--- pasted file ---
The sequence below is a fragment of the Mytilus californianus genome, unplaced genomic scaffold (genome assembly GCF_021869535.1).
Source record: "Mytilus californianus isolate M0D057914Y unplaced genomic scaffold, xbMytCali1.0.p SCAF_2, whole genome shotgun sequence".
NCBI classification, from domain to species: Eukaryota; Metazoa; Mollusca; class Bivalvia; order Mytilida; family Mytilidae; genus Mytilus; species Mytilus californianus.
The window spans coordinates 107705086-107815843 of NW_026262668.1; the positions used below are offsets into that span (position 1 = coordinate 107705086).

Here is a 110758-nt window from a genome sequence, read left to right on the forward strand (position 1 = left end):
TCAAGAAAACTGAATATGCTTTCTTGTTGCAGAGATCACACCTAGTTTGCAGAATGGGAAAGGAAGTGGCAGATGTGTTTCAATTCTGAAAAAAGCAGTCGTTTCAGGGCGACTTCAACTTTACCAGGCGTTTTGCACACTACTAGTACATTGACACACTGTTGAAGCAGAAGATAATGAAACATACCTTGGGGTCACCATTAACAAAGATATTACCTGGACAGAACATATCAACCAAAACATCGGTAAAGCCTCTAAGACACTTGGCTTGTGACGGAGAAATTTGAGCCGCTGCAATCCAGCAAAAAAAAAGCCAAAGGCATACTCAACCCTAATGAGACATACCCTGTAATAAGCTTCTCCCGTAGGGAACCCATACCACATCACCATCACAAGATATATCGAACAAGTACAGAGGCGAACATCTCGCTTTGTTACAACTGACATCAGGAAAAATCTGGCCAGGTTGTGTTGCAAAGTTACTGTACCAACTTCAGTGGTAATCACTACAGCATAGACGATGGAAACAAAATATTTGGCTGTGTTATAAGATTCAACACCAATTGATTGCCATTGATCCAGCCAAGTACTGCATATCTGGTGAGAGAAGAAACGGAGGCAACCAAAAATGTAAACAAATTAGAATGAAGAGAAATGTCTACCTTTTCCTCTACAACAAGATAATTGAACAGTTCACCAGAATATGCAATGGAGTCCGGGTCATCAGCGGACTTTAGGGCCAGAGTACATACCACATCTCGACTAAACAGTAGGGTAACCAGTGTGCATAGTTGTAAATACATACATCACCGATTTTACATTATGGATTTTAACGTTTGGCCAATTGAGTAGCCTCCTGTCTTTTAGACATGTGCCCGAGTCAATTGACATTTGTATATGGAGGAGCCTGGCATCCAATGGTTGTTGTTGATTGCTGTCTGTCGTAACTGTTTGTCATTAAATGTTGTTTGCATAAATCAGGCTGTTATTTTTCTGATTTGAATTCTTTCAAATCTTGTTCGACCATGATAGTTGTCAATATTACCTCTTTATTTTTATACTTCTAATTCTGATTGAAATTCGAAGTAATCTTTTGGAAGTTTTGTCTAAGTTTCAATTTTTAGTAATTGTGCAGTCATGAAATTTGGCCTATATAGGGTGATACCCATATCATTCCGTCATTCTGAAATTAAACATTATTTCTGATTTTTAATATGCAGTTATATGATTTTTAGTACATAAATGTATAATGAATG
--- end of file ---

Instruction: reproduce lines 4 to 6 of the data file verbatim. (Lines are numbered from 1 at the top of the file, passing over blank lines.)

The window spans coordinates 107705086-107815843 of NW_026262668.1; the positions used below are offsets into that span (position 1 = coordinate 107705086).

Here is a 110758-nt window from a genome sequence, read left to right on the forward strand (position 1 = left end):
TCAAGAAAACTGAATATGCTTTCTTGTTGCAGAGATCACACCTAGTTTGCAGAATGGGAAAGGAAGTGGCAGATGTGTTTCAATTCTGAAAAAAGCAGTCGTTTCAGGGCGACTTCAACTTTACCAGGCGTTTTGCACACTACTAGTACATTGACACACTGTTGAAGCAGAAGATAATGAAACATACCTTGGGGTCACCATTAACAAAGATATTACCTGGACAGAACATATCAACCAAAACATCGGTAAAGCCTCTAAGACACTTGGCTTGTGACGGAGAAATTTGAGCCGCTGCAATCCAGCAAAAAAAAAGCCAAAGGCATACTCAACCCTAATGAGACATACCCTGTAATAAGCTTCTCCCGTAGGGAACCCATACCACATCACCATCACAAGATATATCGAACAAGTACAGAGGCGAACATCTCGCTTTGTTACAACTGACATCAGGAAAAATCTGGCCAGGTTGTGTTGCAAAGTTACTGTACCAACTTCAGTGGTAATCACTACAGCATAGACGATGGAAACAAAATATTTGGCTGTGTTATAAGATTCAACACCAATTGATTGCCATTGATCCAGCCAAGTACTGCATATCTGGTGAGAGAAGAAACGGAGGCAACCAAAAATGTAAACAAATTAGAATGAAGAGAAATGTCTACCTTTTCCTCTACAACAAGATAATTGAACAGTTCACCAGAATATGCAATGGAGTCCGGGTCATCAGCGGACTTTAGGGCCAGAGTACATACCACATCTCGACTAAACAGTAGGGTAACCAGTGTGCATAGTTGTAAATACATACATCACCGATTTTACATTATGGATTTTAACGTTTGGCCAATTGAGTAGCCTCCTGTCTTTTAGACATGTGCCCGAGTCAATTGACATTTGTATATGGAGGAGCCTGGCATCCAATGGTTGTTGTTGATTGCTGTCTGTCGTAACTGTTTGTCATTAAATGTTGTTTGCATAAATCAGGCTGTTATTTTTCTGATTTGAATTCTTTCAAATCTTGTTCGACCATGATAGTTGTCAATATTACCTCTTTATTTTTATACTTCTAATTCTGATTGAAATTCGAAGTAATCTTTTGGAAGTTTTGTCTAAGTTTCAATTTTTAGTAATTGTGCAGTCATGAAATTTGGCCTATATAGGGTGATACCCATATCATTCCGTCATTCTGAAATTAAACATTATTTCTGATTTTTAATATGCAGTTATATGATTTTTAGTACATAAATGTATAATGAATG